Enrollment: Please fill in the registration forms and fax or email them to the conference secretariat by February 28, 2009.

Registration forms will be downloadable at the conference website homepage.

WCILCOS Secretariat:

Keng We Koh
Curator, Shao Overseas Chinese Center
122B Alden Library
Ohio University Libraries
Athens, OH 45701-2979
Tel: 1-740-597-2530
Fax: 1-740-597-1879
email: koh@ohio.edu

Abstract Submissions: Abstracts should not be more than 500 words. They should be submitted on/before November 30, 2008. The deadline for the formal conference paper is April 30, 2009.

Abstracts should be saved in Microsoft Word Rich Text Format (*.rtf). They should be in English or Chinese. It should include:

  • Title of the submission
  • Name(s) of the author(s)
  • Affiliation(s) of the author(s)
  • Address(es) of the author(s)
  • Contact phone, fax and/or email address(es) of the author(s)

The format for the conference paper submission is as follows: 8.5× 11paper (A4 letter size), 1margins, Times or Times New Roman Font.

Submissions should be made electronically via email, by fax or by post to the conference academic committee.

>> For full information, visit the WCILCOS conference site (English version).

9 July 2008

NEW EXHIBITION - Reciprocal Interference - Carol Archer + five artists (Newcastle, NSW)


This exhibition commences Wednesday 16 july and ends Saturday 2 August. The opening is Thursday July 17 6pm -8pm.

Each work in Reciprocal Interference is a meeting of two artistic sensibilities. The initiative of Hong Kong-based artist Carol Archer, the exhibition is a series of collaborations with five other artists: Sue Rawlinson (Bondi), Johanna Trainor (Newcastle), Sue Taylor (Googong), Mary Grehan (Ireland) and Even Mak (Hong Kong).

Reciprocal Interference? The phrase comes from Henri Bergson’s essay on laughter. When “two altogether independent series of events” come together, it may generate a comic effect, “the precise formula of which is very difficult to disentangle, by reason of the extraordinary variety of forms in which it appears”. Like the ingredients of a good joke, the works in the Reciprocal Interference exhibition are extremely diverse and could not have been predicted by their makers.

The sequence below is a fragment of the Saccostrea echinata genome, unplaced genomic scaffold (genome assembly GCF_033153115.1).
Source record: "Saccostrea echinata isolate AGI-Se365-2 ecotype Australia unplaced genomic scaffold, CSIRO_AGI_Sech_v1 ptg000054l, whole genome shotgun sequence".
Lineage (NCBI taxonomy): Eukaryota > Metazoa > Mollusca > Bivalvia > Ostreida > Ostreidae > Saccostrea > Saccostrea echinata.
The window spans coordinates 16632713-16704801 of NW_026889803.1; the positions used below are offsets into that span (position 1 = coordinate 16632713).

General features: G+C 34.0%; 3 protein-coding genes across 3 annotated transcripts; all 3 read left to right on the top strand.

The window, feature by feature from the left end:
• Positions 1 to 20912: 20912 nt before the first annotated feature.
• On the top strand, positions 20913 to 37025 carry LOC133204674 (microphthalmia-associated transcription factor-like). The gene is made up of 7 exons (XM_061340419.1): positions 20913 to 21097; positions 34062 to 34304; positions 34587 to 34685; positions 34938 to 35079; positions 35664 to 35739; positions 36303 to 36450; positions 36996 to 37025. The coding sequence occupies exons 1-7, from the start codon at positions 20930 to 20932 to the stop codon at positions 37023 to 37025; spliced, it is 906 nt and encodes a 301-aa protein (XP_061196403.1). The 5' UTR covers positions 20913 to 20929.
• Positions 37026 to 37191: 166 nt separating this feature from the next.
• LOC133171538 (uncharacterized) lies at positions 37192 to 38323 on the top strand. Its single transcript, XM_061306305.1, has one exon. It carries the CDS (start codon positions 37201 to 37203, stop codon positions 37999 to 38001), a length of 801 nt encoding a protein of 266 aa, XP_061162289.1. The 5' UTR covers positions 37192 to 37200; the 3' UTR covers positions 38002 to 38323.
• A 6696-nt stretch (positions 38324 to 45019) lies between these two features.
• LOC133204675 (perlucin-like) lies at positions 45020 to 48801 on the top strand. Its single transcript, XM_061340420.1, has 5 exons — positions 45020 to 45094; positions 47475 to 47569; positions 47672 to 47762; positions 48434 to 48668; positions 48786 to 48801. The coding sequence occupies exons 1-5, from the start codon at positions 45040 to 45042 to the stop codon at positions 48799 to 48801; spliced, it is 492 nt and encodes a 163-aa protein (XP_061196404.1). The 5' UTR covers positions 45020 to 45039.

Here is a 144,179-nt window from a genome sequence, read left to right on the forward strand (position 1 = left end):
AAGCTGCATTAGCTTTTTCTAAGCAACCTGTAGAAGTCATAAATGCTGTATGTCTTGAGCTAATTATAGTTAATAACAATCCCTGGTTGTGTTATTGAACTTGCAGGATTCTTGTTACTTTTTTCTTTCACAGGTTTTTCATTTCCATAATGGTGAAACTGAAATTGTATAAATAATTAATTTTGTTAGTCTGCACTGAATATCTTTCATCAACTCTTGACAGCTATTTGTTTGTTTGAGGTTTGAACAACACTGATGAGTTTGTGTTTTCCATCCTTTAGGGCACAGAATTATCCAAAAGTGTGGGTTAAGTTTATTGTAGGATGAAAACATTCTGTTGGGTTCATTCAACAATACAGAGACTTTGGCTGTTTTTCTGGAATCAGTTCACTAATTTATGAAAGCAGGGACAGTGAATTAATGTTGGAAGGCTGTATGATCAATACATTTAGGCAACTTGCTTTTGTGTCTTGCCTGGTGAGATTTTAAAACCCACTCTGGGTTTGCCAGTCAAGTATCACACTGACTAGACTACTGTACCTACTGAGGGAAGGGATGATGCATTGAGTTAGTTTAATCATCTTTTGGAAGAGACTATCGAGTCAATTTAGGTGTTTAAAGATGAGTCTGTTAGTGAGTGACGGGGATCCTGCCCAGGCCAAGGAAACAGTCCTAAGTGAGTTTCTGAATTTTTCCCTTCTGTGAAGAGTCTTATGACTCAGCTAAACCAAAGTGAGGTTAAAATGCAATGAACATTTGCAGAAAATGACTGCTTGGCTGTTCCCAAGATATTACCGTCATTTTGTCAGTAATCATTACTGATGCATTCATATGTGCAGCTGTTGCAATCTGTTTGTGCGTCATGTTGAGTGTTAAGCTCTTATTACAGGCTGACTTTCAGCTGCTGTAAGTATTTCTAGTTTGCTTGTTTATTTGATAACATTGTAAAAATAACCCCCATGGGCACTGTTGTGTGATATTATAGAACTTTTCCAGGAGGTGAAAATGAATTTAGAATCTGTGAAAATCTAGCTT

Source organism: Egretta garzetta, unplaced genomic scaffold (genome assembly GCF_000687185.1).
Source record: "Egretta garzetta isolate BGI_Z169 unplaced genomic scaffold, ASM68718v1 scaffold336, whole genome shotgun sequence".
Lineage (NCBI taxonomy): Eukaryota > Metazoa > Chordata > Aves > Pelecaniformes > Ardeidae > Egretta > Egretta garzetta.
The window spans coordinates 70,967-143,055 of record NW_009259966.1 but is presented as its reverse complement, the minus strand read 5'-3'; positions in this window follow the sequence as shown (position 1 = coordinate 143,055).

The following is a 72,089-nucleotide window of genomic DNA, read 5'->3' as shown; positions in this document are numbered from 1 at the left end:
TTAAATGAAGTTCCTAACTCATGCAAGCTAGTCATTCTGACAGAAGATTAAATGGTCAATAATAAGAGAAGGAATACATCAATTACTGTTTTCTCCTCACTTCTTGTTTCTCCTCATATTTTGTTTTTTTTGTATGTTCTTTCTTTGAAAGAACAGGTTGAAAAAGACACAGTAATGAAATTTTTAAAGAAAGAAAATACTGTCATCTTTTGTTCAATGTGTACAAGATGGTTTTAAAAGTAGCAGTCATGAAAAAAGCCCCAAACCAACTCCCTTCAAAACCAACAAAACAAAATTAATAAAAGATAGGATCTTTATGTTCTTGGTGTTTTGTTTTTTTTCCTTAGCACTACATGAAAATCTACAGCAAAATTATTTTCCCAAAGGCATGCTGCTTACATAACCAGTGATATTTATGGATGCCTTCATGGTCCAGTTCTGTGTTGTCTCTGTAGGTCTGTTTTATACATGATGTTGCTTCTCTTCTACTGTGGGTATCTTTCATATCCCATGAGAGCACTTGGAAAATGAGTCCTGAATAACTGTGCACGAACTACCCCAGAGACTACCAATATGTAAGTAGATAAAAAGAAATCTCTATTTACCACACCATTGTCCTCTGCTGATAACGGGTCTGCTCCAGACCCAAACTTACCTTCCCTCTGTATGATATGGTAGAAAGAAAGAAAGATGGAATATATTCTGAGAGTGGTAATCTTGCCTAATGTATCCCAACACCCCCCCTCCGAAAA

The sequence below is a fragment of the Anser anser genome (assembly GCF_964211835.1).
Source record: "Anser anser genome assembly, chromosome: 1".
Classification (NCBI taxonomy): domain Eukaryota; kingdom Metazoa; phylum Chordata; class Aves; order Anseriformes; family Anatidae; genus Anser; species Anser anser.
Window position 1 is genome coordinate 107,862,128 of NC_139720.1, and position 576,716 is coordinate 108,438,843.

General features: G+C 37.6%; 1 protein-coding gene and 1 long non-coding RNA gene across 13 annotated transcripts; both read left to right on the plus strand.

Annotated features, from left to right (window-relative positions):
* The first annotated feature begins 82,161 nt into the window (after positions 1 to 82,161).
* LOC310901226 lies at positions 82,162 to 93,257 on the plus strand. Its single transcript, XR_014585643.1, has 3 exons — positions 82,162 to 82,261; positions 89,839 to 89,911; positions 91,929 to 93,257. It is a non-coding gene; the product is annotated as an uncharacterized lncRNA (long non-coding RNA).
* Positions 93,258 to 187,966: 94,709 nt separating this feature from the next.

The first of these collaborations began in 2005, the others in 2006. Since then, packages of works-in-progress have been bouncing back and forth between Hong Kong, Ireland and Australia. Each picture in the exhibition results from a challenge posed by one artist and an answering visual intervention by another. No written instructions or descriptions arrived with the pictures. The collaborations proceeded via the combined visual language of painting, drawing, collage and photography. The process is important: these works, all motivated by a desire to creatively interact with another artist, could not have come into being in any other way.

A series of online blogs, each highlighting the work-in-progress of a particular collaboration, forms the virtual component of the project. Specific blog addresses accompany the images and all five blogs may be accessed at www.aboutreciprocalinterference.blogspot.com

3/231 King St (1st floor) Newcastle. Media enquires 0408283680 / 0423103740
podspace@octapod.org www.octapod.org

8 July 2008

PRESS RELEASE - Artwork Sings for Sustainability (Kumi Kato)

A UQ academic is overseeing a unique art project which will bridge the environmental and cultural history of Brisbane and Japan.

Dr Kumi Kato from the School of Languages and Comparative Cultural Studies has received $50,000 in funding from Arts Queensland for the installation of a “sound garden” in the Roma Street Parklands, which should be completed in August and will be used as part of the 2008 Queensland Multicultural Festival.

Dr Kato said the site would provide a meditative public space whose central feature will be a purpose-built Japanese water harp, known as a suikinkutsu.

The harp will be installed by sinking an inverted earthenware pot into the ground, with drops of water falling through onto a permanent layer of water at the base creating a pleasant musical effect.

This will be accompanied by surrounding natural sounds such as the calls of birds and frogs, and those generated by trees, wind, water and human interaction.

“Such attentive listening allows the individual to create their own soundscape, so there is an element of performance art as well as experiencing audience reactions at any given time,” Dr Kato said.